Back in the 1950s—1953, to be exact—a silly, wistful song became a huge novelty hit. Sung by a 10-year-old named Gayla Peevey, “I Want a Hippopotamus for Christmas” captured the imagination of disc jockeys, jukebox managers, and the record-buying public. It also fueled the desires of enterprising zookeepers and animal custodians. The zoological society of Oklahoma City used that ditty as a launchpad for raising revenue to buy a hippo for their facility. Urging kids to donate nickels, dimes, quarters, and even a dollar (which was a lot in 1953), the Oklahoma City zoo managers actually got their Christmas wish, too, and put the collected funds toward bringing Mathilda the Nile hippopotamus to their enclosure! The purchased pachyderm became an instant celebrity, and her likeness popped up everywhere around town. Critters in the zoo have that ability to become superstars and VIBs (very important beasts).
Animals have always played a huge role in Judi Paul’s life. The creative soul behind Luxembears, Paul has always worn her love of furry, four-footed friends on her sleeve. She is an unabashed fan of dogs, bunnies, bears (of course), goats, lambs, and pretty much every other critter that can be converted into a soft-art surrogate. A gal who will bravely swim with a dolphin, or let a tiger nestle in her lap, Judi Paul adores wildlife in its many incarnations. So, it should come as no surprise that the multifaceted bear artist has decided to transform troll dolls into cute, unexpected woodland animals and fantasy creatures. She’s taking a doll that normally equals homely and goofy, and converting it into cute, heartwarming, and downright darling!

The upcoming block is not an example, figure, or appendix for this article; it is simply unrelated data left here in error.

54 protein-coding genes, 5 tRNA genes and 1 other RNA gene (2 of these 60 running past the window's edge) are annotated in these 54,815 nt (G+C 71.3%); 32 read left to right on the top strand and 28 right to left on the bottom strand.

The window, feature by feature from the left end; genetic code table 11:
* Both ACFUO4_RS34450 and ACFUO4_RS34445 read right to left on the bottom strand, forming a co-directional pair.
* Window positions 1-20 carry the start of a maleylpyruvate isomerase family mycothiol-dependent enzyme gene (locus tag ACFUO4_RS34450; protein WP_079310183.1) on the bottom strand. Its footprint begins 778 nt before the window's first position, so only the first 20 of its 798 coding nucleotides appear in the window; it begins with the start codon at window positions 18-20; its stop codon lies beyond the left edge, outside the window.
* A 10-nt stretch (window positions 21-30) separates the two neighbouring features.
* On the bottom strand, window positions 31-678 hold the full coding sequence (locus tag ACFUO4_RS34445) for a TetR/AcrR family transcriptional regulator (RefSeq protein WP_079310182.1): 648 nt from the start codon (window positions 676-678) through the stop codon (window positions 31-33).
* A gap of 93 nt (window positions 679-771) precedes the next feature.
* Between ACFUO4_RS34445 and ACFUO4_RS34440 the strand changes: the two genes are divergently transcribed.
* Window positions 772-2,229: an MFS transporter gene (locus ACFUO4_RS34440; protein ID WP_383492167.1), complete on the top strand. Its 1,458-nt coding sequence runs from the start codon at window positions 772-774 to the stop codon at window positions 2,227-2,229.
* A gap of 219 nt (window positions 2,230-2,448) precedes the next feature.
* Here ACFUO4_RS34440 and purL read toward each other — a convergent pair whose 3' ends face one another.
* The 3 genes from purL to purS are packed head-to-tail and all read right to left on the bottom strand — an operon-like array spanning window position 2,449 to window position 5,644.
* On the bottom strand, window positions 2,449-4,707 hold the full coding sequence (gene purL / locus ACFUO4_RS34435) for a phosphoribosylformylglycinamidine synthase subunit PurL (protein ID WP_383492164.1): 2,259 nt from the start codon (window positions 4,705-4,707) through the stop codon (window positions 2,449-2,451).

Most teddy bear collectors are social — they love to admire members of each other’s “hugs,” chat with fellow fans and favorite artists, and generally socializing with like-minded folks. But spread out across the world as they are, many arctophiles tend to “hibernate” — staying in their own cozy, private dens and participating in their collecting hobby via social media posts and emails. But there’s even more fun and camaraderie awaiting collectors who are willing to step out of their comfort zones and attend a show.